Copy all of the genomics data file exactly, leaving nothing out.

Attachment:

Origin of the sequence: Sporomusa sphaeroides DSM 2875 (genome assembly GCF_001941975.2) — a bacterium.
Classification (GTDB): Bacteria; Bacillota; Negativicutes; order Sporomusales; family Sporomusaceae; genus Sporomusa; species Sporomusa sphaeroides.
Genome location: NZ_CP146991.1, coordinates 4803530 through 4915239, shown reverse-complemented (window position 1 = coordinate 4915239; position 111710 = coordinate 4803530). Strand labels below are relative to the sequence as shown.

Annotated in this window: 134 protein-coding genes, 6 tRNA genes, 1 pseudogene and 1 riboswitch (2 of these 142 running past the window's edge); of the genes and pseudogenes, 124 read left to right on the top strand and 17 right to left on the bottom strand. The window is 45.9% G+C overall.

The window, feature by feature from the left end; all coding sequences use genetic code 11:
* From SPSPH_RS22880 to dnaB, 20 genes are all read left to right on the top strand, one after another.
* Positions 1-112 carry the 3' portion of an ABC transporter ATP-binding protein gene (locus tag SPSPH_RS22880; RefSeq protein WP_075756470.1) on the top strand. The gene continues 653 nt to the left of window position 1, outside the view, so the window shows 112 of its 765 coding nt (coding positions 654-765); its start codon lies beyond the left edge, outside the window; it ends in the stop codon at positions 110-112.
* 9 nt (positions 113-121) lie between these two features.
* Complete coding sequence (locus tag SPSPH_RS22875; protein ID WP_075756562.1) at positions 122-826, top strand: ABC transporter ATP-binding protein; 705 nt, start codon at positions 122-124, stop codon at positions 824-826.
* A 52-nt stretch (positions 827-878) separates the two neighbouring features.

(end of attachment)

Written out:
Origin of the sequence: Sporomusa sphaeroides DSM 2875 (genome assembly GCF_001941975.2) — a bacterium.
Classification (GTDB): Bacteria; Bacillota; Negativicutes; order Sporomusales; family Sporomusaceae; genus Sporomusa; species Sporomusa sphaeroides.
Genome location: NZ_CP146991.1, coordinates 4803530 through 4915239, shown reverse-complemented (window position 1 = coordinate 4915239; position 111710 = coordinate 4803530). Strand labels below are relative to the sequence as shown.

Annotated in this window: 134 protein-coding genes, 6 tRNA genes, 1 pseudogene and 1 riboswitch (2 of these 142 running past the window's edge); of the genes and pseudogenes, 124 read left to right on the top strand and 17 right to left on the bottom strand. The window is 45.9% G+C overall.

The window, feature by feature from the left end; all coding sequences use genetic code 11:
* From SPSPH_RS22880 to dnaB, 20 genes are all read left to right on the top strand, one after another.
* Positions 1-112 carry the 3' portion of an ABC transporter ATP-binding protein gene (locus tag SPSPH_RS22880; RefSeq protein WP_075756470.1) on the top strand. The gene continues 653 nt to the left of window position 1, outside the view, so the window shows 112 of its 765 coding nt (coding positions 654-765); its start codon lies beyond the left edge, outside the window; it ends in the stop codon at positions 110-112.
* 9 nt (positions 113-121) lie between these two features.
* Complete coding sequence (locus tag SPSPH_RS22875; protein ID WP_075756562.1) at positions 122-826, top strand: ABC transporter ATP-binding protein; 705 nt, start codon at positions 122-124, stop codon at positions 824-826.
* A 52-nt stretch (positions 827-878) separates the two neighbouring features.